A day before the April 4 arraignment of former US President Donald Trump in a case centered on hush-money payments, Fordham University journalism and history sophomore Erika Tulfo was having a conversation with one of her professors.
Erika expressed her intention to become a TV reporter. The 19-year-old felt she was ready and wanted to transition to the other end of the camera, from working the control room as an intern-producer and into broadcast reporting, much like her parents Erwin Tulfo and former reporter Karen Padilla. Erika’s professor, a broadcasting veteran who has worked with major American networks, told her that she could go about it several ways, whether to start in a producing role in big networks or earn her stripes on air in smaller channels.
“’Well,’” Erika remembers saying in response, “’I want to be able to do what I love to do as soon as possible.’”
As bold and driven as Erika is, however, not even she could have expected that “as soon as possible” meant the next 24 hours. Shortly after that discussion with her professor, Erika suddenly found herself covering the historic Trump arraignment for a CNN affiliate network.
Becoming part of the past and present
One of Erika’s few Instagram posts shows her as a toddler, sitting on the lap of her father who was working a radio booth. While the photo provides a snapshot of how she practically grew up in the world of journalism, Erika maintains that the decision to pursue it in college was entirely her own.
Being able to express herself, especially through writing, has always appealed to her at an early age. A star student in high school at Everest Academy in Taguig, Erika connected more with the arts and humanities than any math or science subject. The self-confessed “academic-at-heart” gushes over Van Gogh’s life and devotes chunks of her time to learning a specific period in history. During the height of the pandemic, it was the Renaissance. Recently, it was everything Napoleonic.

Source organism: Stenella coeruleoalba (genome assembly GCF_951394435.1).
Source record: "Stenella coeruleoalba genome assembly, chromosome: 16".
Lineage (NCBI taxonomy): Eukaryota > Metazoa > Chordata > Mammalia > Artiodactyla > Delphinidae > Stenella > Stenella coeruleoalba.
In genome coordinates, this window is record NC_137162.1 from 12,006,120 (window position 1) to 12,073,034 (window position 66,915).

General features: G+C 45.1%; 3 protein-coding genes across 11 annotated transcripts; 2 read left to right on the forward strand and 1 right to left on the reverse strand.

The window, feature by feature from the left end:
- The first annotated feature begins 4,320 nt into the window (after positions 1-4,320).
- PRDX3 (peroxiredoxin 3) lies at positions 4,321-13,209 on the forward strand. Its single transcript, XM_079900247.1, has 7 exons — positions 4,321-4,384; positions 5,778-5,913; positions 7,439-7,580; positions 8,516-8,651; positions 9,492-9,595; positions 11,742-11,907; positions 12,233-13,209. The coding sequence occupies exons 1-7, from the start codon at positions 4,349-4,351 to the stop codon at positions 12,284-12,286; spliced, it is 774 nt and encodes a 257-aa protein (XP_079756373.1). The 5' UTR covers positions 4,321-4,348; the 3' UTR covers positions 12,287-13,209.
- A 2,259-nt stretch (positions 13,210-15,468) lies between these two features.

Given her penchant for history and journalism, it comes as no surprise that Erika chose to major in both at Fordham.
“Journalism to me is being able to get a front-row seat to watching history unfold,” she said. “I love that marriage between the past and the present, and it makes me so excited to be a part of it.”
One of the reasons Erika chose to attend Fordham, over her other choices Wellesley College, Harvard University’s sister school, and the University of the Philippines-Diliman, is the chance to pursue big-city journalism in New York. Living in the Big Apple grants Erika access to manifold opportunities that otherwise would not be available elsewhere.
For one, she landed an internship stint at major business media outlet CNBC. Her days begin at 6 a.m., working for a morning market show until 1:30 in the afternoon. Then, she leaves for school. After class, she attends to her duties as the school newspaper’s deputy managing editor. Erika finishes her day with the organization’s regular meetings, which sometimes last until 7:30 in the evening.
Aside from learning journalism in school and a real-life setting, Erika makes the most of the opportunity by connecting with connected people in the industry. It’s this valuable network that led Erika to land her first big break in her young journalism career.
The importance of staying ready
Shortly after Erika shared with a professor her desire to step up in front of the camera as a reporter, another one sent an email.
It was about the aunt of the professor’s former student—who’s working as a news producer at News18, a CNN-affiliate TV channel in India—looking last-minute for someone to cover the Trump arraignment. The qualification: He or she must be a New York student who knew enough about the issue and could speak confidently about it on live TV.
Erika did not hesitate to submit a demo reel. Luckily for her, there was one conveniently available as a requirement she made for class. She submitted the demo at 8 a.m. while at work. Shortly after, Erika was asked to send another by 1:30 p.m., where she was talking about the arraignment for two minutes. Erika was coming off work, wrote the new script in the car and filmed the demo at home. That night, she was told that she was in.
“My mom and I were so excited,” Erika said. “[The producer called] and we were taking notes while she was talking, letting me know what I needed to do.”